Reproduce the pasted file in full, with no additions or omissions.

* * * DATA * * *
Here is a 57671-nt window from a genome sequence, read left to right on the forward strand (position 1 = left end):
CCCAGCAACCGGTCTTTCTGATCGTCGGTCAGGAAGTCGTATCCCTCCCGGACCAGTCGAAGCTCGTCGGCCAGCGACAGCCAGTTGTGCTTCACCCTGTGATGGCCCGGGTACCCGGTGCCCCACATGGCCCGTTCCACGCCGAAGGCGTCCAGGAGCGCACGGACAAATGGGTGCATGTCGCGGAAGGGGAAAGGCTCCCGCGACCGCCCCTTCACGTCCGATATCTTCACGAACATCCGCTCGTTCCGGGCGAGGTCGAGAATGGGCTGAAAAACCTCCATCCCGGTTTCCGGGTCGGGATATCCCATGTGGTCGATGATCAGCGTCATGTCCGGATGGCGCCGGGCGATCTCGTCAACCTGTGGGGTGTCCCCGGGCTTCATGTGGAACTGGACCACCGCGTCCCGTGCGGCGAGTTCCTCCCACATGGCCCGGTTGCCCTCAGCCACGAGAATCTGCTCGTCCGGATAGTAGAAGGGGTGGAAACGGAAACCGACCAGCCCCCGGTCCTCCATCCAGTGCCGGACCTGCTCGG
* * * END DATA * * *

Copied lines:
Here is a 57671-nt window from a genome sequence, read left to right on the forward strand (position 1 = left end):
CCCAGCAACCGGTCTTTCTGATCGTCGGTCAGGAAGTCGTATCCCTCCCGGACCAGTCGAAGCTCGTCGGCCAGCGACAGCCAGTTGTGCTTCACCCTGTGATGGCCCGGGTACCCGGTGCCCCACATGGCCCGTTCCACGCCGAAGGCGTCCAGGAGCGCACGGACAAATGGGTGCATGTCGCGGAAGGGGAAAGGCTCCCGCGACCGCCCCTTCACGTCCGATATCTTCACGAACATCCGCTCGTTCCGGGCGAGGTCGAGAATGGGCTGAAAAACCTCCATCCCGGTTTCCGGGTCGGGATATCCCATGTGGTCGATGATCAGCGTCATGTCCGGATGGCGCCGGGCGATCTCGTCAACCTGTGGGGTGTCCCCGGGCTTCATGTGGAACTGGACCACCGCGTCCCGTGCGGCGAGTTCCTCCCACATGGCCCGGTTGCCCTCAGCCACGAGAATCTGCTCGTCCGGATAGTAGAAGGGGTGGAAACGGAAACCGACCAGCCCCCGGTCCTCCATCCAGTGCCGGACCTGCTCGG